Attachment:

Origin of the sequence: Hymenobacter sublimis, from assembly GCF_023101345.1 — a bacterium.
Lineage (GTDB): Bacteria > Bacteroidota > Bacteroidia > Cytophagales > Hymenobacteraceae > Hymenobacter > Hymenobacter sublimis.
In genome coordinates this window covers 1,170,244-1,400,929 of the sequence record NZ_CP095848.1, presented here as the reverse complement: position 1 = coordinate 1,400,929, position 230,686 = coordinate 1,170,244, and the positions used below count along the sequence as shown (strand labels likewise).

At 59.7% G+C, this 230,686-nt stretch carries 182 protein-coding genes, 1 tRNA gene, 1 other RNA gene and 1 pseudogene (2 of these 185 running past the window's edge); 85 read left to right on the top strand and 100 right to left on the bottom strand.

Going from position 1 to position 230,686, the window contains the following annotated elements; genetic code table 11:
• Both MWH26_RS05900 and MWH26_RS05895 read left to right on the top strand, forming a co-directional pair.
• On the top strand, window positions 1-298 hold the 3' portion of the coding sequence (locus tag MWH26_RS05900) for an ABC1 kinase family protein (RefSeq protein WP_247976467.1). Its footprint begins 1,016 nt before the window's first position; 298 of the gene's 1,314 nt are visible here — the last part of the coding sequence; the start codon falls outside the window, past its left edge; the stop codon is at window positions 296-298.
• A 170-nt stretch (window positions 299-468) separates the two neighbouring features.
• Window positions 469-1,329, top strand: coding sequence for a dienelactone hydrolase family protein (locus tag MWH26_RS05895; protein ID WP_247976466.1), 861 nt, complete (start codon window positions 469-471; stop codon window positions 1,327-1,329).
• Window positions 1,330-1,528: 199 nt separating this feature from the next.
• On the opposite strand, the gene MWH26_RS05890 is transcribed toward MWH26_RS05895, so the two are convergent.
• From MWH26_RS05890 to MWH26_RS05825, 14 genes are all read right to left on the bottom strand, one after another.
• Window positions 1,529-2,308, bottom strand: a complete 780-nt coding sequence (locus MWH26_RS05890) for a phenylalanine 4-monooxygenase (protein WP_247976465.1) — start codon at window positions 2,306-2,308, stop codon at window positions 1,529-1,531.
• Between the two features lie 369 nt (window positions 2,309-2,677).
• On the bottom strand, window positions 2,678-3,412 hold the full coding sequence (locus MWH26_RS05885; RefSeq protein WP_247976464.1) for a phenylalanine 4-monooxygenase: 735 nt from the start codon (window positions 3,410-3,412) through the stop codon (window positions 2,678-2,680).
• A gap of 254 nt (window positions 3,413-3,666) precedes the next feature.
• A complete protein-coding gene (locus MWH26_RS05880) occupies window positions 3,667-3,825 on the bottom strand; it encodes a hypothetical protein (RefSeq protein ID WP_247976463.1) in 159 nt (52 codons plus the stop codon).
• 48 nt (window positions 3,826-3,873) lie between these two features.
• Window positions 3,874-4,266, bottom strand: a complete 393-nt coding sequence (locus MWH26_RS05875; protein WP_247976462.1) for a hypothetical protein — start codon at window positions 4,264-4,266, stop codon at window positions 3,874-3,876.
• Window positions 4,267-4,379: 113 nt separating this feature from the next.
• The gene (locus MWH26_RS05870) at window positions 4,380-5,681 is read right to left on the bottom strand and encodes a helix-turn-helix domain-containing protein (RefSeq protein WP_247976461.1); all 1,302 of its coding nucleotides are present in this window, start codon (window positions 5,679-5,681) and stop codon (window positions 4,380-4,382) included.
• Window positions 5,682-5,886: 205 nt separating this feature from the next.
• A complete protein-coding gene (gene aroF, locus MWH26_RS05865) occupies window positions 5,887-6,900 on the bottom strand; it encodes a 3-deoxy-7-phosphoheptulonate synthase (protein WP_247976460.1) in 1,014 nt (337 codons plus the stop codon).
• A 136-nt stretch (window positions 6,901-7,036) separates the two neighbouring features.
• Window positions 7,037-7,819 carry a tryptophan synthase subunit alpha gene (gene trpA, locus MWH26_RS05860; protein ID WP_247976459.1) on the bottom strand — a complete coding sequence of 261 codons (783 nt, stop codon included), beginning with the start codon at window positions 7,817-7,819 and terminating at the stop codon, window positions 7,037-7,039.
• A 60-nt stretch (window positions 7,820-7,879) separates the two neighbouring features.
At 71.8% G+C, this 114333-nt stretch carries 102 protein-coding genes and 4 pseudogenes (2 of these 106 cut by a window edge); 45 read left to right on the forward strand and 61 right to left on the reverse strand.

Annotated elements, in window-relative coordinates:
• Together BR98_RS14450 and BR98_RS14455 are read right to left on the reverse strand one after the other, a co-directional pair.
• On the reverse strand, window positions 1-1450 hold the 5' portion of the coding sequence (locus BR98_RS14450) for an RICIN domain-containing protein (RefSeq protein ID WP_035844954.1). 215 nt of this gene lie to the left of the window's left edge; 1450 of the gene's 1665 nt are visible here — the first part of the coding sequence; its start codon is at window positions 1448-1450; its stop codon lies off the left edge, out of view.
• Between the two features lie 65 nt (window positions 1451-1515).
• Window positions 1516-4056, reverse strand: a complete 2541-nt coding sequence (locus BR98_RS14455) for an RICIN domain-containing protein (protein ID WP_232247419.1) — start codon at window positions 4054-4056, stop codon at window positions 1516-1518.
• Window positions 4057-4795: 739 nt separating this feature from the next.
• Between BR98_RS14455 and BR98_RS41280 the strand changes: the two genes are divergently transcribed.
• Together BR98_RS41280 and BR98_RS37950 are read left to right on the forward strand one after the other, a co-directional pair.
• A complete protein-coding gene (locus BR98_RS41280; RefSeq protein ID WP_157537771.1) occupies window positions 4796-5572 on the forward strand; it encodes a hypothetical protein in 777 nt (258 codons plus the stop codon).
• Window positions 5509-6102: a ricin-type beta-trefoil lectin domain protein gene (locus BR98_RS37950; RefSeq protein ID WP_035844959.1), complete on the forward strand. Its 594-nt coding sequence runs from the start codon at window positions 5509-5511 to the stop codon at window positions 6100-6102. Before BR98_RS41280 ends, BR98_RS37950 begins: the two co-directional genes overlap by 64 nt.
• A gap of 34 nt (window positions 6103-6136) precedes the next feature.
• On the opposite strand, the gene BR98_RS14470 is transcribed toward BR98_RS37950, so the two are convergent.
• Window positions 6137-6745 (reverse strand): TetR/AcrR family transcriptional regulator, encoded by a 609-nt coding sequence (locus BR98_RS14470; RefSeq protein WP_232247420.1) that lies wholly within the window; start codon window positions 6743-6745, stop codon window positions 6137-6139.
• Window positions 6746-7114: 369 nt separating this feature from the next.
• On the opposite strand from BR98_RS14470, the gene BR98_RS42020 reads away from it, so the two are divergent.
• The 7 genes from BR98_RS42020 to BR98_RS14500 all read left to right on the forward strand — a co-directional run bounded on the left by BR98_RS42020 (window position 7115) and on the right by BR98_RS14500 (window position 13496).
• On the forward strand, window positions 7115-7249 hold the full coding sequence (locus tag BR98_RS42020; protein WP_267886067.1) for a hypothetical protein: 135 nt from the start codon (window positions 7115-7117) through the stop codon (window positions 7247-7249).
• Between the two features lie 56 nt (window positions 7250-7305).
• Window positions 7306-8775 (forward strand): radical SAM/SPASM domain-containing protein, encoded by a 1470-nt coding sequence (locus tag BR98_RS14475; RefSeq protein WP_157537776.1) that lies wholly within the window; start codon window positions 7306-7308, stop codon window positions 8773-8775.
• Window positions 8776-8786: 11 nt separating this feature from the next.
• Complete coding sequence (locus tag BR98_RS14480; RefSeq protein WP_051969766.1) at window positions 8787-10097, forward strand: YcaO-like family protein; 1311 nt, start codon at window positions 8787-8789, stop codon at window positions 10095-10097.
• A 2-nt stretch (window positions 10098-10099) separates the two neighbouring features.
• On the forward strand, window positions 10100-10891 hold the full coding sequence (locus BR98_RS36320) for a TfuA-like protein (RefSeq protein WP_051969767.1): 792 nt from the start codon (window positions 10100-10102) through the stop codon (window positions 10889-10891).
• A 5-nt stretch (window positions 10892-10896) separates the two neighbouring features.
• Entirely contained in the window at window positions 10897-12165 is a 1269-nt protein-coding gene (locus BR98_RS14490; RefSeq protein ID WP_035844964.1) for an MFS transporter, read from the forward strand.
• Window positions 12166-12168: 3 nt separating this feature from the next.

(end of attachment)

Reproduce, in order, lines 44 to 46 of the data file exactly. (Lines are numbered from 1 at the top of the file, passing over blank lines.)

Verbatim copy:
• On the forward strand, window positions 7115-7249 hold the full coding sequence (locus tag BR98_RS42020; protein WP_267886067.1) for a hypothetical protein: 135 nt from the start codon (window positions 7115-7117) through the stop codon (window positions 7247-7249).
• Between the two features lie 56 nt (window positions 7250-7305).
• Window positions 7306-8775 (forward strand): radical SAM/SPASM domain-containing protein, encoded by a 1470-nt coding sequence (locus tag BR98_RS14475; RefSeq protein WP_157537776.1) that lies wholly within the window; start codon window positions 7306-7308, stop codon window positions 8773-8775.